Elder abuse is not confined to physical abuse like nursing home neglect. According to the National Center on Elder Abuse (NCEA), it also includes "financial or material exploitation", which can take many forms but usually involves a scam of some kind designed to cheat seniors out of money or assets. If you have an elderly relative or loved one, you should know how to identify elder abuse like this and what you should do if you discover a scammer. The best defense against financial elder abuse is an alert and involved family, especially if your relative is prone to memory problems or confusion.
The most common financial scam that elders fall victim to is the phone scam. Generally, a person will call a senior and try to gain his or her trust in order to get money. The scammer might impersonate a member of the senior's family, claim that he or she has past due bills that need immediate payment or even try to sell fraudulent insurance policies. Other scams include home repair fraud and predatory lending. Some seniors may not realize they are being scammed, or may be too embarrassed to ask for help.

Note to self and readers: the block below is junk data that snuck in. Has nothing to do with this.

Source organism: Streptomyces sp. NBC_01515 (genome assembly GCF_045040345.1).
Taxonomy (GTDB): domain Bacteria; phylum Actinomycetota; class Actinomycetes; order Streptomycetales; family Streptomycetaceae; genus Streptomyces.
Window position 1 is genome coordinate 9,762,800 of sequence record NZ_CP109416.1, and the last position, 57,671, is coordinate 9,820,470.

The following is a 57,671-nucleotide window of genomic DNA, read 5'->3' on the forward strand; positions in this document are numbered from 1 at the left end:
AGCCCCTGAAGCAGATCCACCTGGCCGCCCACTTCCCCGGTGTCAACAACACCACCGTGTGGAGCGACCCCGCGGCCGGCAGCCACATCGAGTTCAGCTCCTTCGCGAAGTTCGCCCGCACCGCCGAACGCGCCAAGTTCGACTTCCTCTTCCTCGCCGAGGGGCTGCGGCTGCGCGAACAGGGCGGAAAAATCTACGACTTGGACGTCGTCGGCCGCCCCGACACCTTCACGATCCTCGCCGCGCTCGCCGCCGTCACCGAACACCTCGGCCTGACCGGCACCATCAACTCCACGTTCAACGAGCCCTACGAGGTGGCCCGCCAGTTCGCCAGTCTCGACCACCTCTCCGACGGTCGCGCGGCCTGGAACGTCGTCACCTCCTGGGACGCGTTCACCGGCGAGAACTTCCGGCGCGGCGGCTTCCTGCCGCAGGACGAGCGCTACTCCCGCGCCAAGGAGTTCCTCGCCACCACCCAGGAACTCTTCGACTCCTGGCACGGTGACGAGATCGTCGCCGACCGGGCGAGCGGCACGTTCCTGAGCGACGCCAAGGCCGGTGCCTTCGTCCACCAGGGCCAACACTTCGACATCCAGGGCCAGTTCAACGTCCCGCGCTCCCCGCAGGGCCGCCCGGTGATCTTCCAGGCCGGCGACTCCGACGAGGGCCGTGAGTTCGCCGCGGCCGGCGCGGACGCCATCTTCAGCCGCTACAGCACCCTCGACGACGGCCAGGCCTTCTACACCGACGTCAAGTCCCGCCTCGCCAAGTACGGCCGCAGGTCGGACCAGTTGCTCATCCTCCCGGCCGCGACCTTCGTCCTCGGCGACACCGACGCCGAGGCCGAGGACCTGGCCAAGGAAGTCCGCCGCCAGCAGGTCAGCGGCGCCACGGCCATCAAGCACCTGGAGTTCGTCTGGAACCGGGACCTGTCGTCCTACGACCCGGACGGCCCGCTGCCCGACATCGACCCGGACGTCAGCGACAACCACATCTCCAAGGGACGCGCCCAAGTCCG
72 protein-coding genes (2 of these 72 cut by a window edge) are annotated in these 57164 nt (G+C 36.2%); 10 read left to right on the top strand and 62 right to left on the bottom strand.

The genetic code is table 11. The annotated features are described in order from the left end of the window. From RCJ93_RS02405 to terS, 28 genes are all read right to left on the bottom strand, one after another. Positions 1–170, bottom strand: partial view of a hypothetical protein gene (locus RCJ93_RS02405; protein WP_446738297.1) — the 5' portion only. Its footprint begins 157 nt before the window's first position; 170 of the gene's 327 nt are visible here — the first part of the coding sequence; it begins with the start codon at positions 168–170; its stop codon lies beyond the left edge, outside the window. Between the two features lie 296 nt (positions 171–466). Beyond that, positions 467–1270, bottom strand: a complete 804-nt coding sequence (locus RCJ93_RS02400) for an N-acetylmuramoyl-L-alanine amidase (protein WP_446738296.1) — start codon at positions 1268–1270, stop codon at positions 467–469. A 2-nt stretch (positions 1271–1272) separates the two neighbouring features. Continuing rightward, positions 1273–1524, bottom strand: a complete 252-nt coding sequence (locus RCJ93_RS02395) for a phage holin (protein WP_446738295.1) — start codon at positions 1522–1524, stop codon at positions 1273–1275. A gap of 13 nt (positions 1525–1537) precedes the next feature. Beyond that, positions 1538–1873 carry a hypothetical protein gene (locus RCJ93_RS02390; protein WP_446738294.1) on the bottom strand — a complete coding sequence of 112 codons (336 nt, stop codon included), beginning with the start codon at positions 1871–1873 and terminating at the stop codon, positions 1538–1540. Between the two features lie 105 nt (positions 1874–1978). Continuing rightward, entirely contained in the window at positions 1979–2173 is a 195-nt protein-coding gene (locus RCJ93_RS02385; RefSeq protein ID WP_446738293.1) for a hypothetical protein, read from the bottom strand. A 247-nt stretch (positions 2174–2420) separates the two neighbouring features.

How to Identify Elder Abuse
If you have an elderly relative, it pays to be vigilant and cautious. Help your family member keep track of his or her finances, and be on the lookout for any suspicious activity. Specifically, keep an eye out for these signs of financial exploitation:
- Sudden changes in savings and checking accounts, especially large withdrawals by a caregiver or unknown institution
- Addition of other people to bank accounts
- Unauthorized withdrawals from debit accounts
- Unplanned changes to the elder's will or other documents
- Disappearance of valuables
- Payment for unnecessary services, like home repairs or pest control
- Reports of unpaid bills, especially those that are usually paid automatically
You should help your elderly relative with bills or finances, if possible, and explain to him or her about possible scams to prevent elder abuse. If your relative is suffering from memory problems, be sure to help him or her with money, and possibly make arrangements to have him or her stay with you. If you don't have time to be involved with all the financial matters your relative may be dealing with, some CPAs can help with monitoring accounts and paying bills. Above all, make sure you do your research, and check with your local Agency on Aging before hiring a caregiver or helper. If you suspect elder abuse, report it to Adult Protective Services and the National Council on Aging.